Knitrino is a new knitting app. The founders recount their struggles getting the app approved by Apple.
Photo by Mandy Lundy.
It felt like we were ruined. Knitrino was our full-time business, created based on two years of input from hundreds of knitters. As sisters, we left our stable careers, invested our own life savings, persevered through the pandemic and major life events, and finally had a product to offer the thousands of excited knitters on our waitlist.
It was October of 2020 when Apple slammed the door on Knitrino, eliminating our ability to reach 70% of our customers. While the Google Play Store had approved Knitrino just hours after submission, Apple waited days before even taking a first look while we anxiously waited.
Apple rejected us. It was not for the reason they often publicly cite, security, but simply greed. Knitrino was designed to offer both patterns and yarns to knit them with, an industry-established business model, yet Apple knew if we sold physical goods they would lose their hefty fees. Apple was trying to force us to use their In-App Payment system to collect 30% of our small business’s potential sales to add to their billions. Yet this was inconsistent with their own policies which stated if we sold physical goods we could not use their IAP (and they could not extract these fees).
We were stunned and at the bottom of our bank account, with no recourse. Was it possible to have an exciting idea, customers who want what you’re building, and one giant company could arbitrarily say no?
Our Unravel Apple sticker – we were concerned about retaliation, so we made a sticker in case we need to raise some funds for legal fees!
The appeal process
It was only after weeks of persistence and constant written appeals paired with chance, that we finally spoke with an actual human on the cloak-and-dagger Review Board. We explained, again, that we were selling yarn kits in our store, which were physical goods, and that we were required by Apple’s policy to use an alternative payment system. After listening to us for a few minutes, he said, “When I called I thought the rejection would stand, that’s what happens 99% of the time in these cases.” But finally, Knitrino was approved, and can now be found in the Apple App Store for iPhones (and Google Play for Androids).
Why was our case the kind that gets rejected 99% of the time? Apple uses its monopoly power to extract an exorbitant fee that in a competitive market no one would pay. If Apple rejects an app, there’s no way for an iPhone customer who wants it to get it. Apple is artificially restricting the trade between the customer and the business. It’s an incredible amount of power.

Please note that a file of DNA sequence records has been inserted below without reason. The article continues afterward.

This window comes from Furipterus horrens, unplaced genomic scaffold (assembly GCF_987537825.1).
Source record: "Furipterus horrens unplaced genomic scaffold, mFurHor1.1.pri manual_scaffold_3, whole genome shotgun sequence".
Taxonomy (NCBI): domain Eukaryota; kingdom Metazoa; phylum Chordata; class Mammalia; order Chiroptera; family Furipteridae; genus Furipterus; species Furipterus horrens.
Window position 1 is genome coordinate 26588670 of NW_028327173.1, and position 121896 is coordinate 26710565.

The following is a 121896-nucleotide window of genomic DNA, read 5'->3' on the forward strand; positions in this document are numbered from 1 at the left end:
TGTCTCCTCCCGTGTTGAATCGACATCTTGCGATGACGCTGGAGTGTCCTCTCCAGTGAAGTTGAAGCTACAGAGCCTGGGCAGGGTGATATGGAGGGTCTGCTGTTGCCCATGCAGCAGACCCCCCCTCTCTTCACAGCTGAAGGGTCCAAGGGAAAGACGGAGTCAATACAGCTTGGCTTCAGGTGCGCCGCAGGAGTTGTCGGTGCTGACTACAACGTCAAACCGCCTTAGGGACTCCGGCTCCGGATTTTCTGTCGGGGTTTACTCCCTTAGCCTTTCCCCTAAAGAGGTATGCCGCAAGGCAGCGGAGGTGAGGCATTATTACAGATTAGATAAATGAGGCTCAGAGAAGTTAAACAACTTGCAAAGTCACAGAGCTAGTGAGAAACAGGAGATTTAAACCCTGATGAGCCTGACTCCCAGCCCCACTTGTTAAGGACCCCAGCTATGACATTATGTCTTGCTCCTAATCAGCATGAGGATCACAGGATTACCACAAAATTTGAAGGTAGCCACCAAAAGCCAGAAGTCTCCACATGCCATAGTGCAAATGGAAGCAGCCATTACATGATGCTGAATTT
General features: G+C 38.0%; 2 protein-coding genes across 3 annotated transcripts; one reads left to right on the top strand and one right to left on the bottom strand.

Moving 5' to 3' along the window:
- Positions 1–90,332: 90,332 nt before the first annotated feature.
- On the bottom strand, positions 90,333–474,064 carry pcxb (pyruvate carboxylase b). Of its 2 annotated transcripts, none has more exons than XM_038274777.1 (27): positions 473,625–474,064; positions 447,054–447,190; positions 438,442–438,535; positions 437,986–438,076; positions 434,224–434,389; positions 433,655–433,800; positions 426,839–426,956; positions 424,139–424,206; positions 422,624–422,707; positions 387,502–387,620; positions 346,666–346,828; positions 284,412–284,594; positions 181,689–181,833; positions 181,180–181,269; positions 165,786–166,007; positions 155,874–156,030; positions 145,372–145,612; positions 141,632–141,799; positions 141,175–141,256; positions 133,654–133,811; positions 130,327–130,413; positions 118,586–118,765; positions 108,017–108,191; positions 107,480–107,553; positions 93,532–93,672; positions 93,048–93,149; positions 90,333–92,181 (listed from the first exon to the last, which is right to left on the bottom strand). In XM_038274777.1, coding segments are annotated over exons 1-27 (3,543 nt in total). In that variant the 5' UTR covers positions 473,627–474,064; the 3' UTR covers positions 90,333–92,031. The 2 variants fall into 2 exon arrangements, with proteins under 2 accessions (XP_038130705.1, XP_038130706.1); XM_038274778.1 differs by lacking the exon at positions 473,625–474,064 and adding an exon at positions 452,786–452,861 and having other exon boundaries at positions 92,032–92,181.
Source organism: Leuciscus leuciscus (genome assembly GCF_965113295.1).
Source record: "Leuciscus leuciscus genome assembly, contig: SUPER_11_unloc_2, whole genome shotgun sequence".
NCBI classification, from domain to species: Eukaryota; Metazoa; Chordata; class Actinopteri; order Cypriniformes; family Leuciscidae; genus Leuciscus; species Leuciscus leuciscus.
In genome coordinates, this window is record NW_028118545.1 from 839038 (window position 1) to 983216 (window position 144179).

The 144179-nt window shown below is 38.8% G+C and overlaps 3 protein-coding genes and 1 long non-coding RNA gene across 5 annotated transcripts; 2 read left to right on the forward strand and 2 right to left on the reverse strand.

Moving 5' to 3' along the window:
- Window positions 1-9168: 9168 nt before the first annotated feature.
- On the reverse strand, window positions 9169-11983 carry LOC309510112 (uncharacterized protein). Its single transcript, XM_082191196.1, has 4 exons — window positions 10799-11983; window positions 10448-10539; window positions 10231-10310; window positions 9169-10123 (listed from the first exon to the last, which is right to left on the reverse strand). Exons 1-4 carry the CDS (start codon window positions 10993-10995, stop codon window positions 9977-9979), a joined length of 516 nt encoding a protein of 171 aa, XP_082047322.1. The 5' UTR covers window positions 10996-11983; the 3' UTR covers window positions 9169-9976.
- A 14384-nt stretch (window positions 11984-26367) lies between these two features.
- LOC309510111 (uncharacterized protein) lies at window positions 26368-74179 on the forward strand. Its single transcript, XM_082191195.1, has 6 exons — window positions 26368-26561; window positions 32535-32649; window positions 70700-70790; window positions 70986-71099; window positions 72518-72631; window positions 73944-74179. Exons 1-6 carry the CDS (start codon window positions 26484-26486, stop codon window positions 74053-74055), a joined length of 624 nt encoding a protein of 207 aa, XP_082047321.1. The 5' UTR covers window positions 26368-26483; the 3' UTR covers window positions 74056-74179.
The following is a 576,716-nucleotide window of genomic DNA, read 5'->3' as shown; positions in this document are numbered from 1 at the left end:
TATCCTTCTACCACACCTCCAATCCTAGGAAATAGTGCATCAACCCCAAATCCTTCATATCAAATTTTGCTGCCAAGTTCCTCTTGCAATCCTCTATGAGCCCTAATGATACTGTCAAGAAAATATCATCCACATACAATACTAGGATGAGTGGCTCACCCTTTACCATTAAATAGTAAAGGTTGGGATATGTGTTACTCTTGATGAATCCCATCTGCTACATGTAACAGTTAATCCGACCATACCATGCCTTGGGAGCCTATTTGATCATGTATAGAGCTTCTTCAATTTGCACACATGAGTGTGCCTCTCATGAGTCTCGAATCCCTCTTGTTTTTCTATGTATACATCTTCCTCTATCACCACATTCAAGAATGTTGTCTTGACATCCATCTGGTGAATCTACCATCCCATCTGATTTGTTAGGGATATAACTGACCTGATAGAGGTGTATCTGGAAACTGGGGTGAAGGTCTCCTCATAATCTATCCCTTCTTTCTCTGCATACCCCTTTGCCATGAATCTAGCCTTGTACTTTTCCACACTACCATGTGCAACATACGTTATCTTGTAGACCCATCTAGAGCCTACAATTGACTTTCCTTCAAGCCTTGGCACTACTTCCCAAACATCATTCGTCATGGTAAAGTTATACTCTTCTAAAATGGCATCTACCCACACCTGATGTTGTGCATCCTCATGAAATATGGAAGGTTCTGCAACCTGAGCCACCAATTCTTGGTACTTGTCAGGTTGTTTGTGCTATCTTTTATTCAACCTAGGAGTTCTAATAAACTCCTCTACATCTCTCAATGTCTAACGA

Choosing to speak out
We are speaking out because we think it is the right thing to do, and because we believe, as the article “What the Microsoft Antitrust Case Taught Us” states, “keeping markets open can require a trustbuster’s courage to take decisive action even against a very popular monopolist.”
We’re taking a number of major actions for change. First, we put a target on our backs and joined the Amicus (“Friend of the Court”) Briefs written in support of Epic Games in their legal wranglings with Apple. We were one of only 4 companies to do so, and at great risk, because we were the only small business with extremely limited resources. We were also one of only 20 companies to add our name to the letter to the Senate “20 Tech CEOs Urge Senate Judiciary Committee to Pass Open App Markets Act”. Our vision is an open marketplace for apps where developers are treated fairly and customers have more choices.
It’s frightening to speak out against a company that has so much power and to be honest, it’s a little frightening to speak out to knitters because collectively we are an opinionated bunch! Our indie production was crafted with intention for knitters who want to use knitting patterns on their phones. We know not every knitter wants this. However, we believe everyone should have the ability to decide for themselves whether Knitrino is something they’d like to try or not. Apple should not be the one to decide.
We are a young company with a long roadmap full of exciting features ahead, and we are grateful for the overwhelming support we’ve received from our community to keep us going through a very difficult time. You can find out more details about our difficulties with Apple here and more about our values here.
Alison Yates and Andrea Cull
Alison Yates is Knitrino’s CEO. Andrea Cull is the company’s Chief Knitting Officer.